EUGLOREH project
THE STATUS OF HEALTH IN THE EUROPEAN UNION:
TOWARDS A HEALTHIER EUROPE

FULL REPORT

PART II - HEALTH CONDITIONS

7. ACCIDENTS AND INJURIES AND RELATED TIME TRENDS: PREVALENCE, INCIDENCE AND MORTALITY

7.4. Data discussion

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7.4. Data discussion

 

The survey of the previous chapter clearly shows the public health relevance and impact of accidents and injuries. The huge burden of accidents and injuries to societies and individuals can be qualified as follows :

 

          The number one killer among young people: Accidents and injuries are the leading cause of death in children, adolescents and young adults. The burden of premature deaths is particularly high in such seemingly diverse areas as traffic accidents, drowning and suicides.

          A major cause of disability: Many survivors of severe injuries suffer lifelong impairment. Although not accurately quantified, accidents and injuries are assumed to be the main cause of chronic disability among young people, leading to an enormous loss of life years in good health.

          A major cause of morbidity and healthcare costs: On average, in all age groups, injuries account for about 8% of all hospital admissions. In addition to the huge financial burden on health and welfare systems, injuries often affect the whole family, emotionally, organisationally and financially.

          Detrimental to Community productivity: There is little data available on the causes of sick leave and disability due to injuries. Both are important factors in reduced productivity. National data indicate that up to 8% of retirement on the grounds of disability and 20% of sick leave days are the result of injuries.

          Unequal in its impact on social groups: The risk of dying from an injury is five times greater in the Member State with the highest injury rate than in that with the lowest rate. There are also inequalities in exposure to injury risks according to sex, age and social status.

 

The European Community Health Indicator system (ECHI) is a proposal for health indicators which can be calculated in a reliable and comparable manner in most Member States and which are considered as helpful for policy making. The so calledshort listdefines about 40 readily available and reasonably comparable indicators (mostly based on assessment by EuroStat). The additional ECHIlong list”, should be seen as a structured inventory of important indicators , which are not yet widely available e.g. due to a lack of reliable data or due to lack of common definition. Subsets of this list could be selected for further development under various . These two lists also contain several injury indicators defining the European standard of injury indicators.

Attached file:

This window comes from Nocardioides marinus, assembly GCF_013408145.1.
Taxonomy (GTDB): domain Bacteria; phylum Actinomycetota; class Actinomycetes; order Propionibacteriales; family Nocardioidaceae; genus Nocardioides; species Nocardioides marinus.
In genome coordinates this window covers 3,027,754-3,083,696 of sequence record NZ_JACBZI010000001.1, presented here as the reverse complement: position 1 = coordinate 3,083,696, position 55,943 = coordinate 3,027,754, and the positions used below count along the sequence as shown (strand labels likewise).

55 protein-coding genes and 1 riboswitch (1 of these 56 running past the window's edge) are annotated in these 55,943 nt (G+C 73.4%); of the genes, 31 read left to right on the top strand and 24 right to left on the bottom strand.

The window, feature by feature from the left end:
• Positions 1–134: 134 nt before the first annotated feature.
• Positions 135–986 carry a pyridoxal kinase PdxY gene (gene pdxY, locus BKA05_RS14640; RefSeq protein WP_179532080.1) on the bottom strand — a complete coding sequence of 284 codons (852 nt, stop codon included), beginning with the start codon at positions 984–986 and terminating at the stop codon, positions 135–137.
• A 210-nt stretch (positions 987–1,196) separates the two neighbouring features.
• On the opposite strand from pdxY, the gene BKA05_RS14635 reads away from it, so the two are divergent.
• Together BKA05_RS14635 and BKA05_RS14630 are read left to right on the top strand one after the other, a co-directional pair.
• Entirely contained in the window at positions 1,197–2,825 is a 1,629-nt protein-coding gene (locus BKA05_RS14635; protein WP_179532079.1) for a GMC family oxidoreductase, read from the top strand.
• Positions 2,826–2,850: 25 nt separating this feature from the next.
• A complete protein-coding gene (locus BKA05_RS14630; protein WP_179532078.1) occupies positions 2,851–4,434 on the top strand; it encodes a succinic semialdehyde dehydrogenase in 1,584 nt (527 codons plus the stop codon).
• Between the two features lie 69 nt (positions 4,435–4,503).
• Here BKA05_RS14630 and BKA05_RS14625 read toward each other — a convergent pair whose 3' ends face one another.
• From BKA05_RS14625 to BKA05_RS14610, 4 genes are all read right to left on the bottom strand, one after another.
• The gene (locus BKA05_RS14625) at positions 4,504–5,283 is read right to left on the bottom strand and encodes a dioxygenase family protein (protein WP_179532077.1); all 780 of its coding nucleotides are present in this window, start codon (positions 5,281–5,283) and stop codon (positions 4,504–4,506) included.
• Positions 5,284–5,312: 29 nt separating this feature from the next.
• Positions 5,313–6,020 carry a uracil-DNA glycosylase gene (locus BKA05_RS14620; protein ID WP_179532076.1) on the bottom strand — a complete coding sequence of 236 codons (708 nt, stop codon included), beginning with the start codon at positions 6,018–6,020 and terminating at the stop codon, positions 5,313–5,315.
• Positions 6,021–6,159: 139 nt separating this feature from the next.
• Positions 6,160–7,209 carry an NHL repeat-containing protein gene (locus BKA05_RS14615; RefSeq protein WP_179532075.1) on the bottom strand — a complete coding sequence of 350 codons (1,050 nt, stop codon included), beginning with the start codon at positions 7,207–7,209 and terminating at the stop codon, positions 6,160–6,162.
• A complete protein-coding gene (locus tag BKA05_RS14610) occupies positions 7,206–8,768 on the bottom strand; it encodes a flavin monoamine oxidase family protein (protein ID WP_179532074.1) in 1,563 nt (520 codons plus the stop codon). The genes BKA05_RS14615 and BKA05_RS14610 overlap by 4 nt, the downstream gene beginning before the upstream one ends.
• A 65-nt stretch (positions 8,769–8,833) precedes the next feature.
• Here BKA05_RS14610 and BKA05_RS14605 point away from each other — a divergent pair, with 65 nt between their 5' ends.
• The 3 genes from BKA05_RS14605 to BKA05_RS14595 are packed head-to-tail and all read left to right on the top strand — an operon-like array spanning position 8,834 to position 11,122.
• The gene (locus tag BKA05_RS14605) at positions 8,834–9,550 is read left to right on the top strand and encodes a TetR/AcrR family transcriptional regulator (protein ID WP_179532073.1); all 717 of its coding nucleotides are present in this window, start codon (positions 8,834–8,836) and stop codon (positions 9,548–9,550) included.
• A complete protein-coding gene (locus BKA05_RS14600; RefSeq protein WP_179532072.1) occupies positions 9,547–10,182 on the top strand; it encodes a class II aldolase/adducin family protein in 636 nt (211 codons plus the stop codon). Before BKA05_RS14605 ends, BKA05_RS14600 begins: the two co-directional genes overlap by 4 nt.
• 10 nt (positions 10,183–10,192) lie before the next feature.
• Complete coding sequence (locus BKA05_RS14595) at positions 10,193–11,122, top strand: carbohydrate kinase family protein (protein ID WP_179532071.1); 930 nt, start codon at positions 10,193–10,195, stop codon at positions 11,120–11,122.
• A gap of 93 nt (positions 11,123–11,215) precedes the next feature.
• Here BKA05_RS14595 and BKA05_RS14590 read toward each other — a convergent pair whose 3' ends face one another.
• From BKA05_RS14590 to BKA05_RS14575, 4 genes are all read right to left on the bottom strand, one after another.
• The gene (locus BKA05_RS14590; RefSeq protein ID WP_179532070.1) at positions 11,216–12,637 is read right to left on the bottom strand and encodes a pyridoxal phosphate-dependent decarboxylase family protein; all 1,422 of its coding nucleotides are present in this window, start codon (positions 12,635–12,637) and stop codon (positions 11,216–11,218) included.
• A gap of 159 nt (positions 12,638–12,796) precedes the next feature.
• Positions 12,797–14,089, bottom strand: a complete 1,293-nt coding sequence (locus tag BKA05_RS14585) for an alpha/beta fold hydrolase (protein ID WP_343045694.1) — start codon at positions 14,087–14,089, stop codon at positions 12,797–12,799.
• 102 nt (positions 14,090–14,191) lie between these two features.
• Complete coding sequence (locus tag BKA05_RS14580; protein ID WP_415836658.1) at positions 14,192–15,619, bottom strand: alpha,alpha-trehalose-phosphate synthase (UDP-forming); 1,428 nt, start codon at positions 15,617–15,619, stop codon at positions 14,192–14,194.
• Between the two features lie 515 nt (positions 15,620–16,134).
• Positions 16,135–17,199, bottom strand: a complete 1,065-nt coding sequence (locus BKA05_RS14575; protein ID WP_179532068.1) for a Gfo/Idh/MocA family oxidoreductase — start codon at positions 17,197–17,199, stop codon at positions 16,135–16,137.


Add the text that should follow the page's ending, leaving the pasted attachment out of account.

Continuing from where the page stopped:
(See: http://ec.europa.eu/health/ph_information/dissemination/echi/echi_en.htm)

 

Injury surveillance systems in the different countries of the European Union Union are designed to collect data in order to calculate the standard injury indicators. Only some of the data presented in the previous section meet the European standards  (e.g. road traffic injuries and, work place injuries). In other areas, further development and research is needed (e.g. calculation of costs, calculation of Potential Years of Life Lost (PYLL), Quality Adjusted Life Years (QALYs), and Disability Adjusted Life Years (DALYs) .

 

In order to address the high impact of injuries on health and to develop the role of the health sector in making Europe a safer place to live in, the Council Recommendation of 2007 calls upon Member States to ensure an effective resource allocation for injury prevention by setting priorities. The following criteria have been used to identify priority areas:

 

·          Social impact of injuries in terms of number, severity and consequences of the various categories of injury, such as loss of productive years, disability and human suffering;

·          Evidence regarding the effectiveness of interventions and the cost-effectiveness of alternative interventions in relation to the various priority options;

·          Feasibility of successful implementation of interventions in the European context and given the great diversity of infrastructures within Member States (gaps in prevention and political demand for action);

·          Time frame and measurability of intermediate outcomes of actions and impacts in terms of injury reduction.

 

This has led to the identification of the following seven priority areas for injury prevention, analysed more in detail later on in this chapter:

 

·                      Children and adolescents;

·                      Elderly citizens and disabled;

·                      Vulnerable road users;

·                      Sports injuries;

·                      Injuries caused by products and services;

·                      Self-harm; and

·                      Interpersonal violence.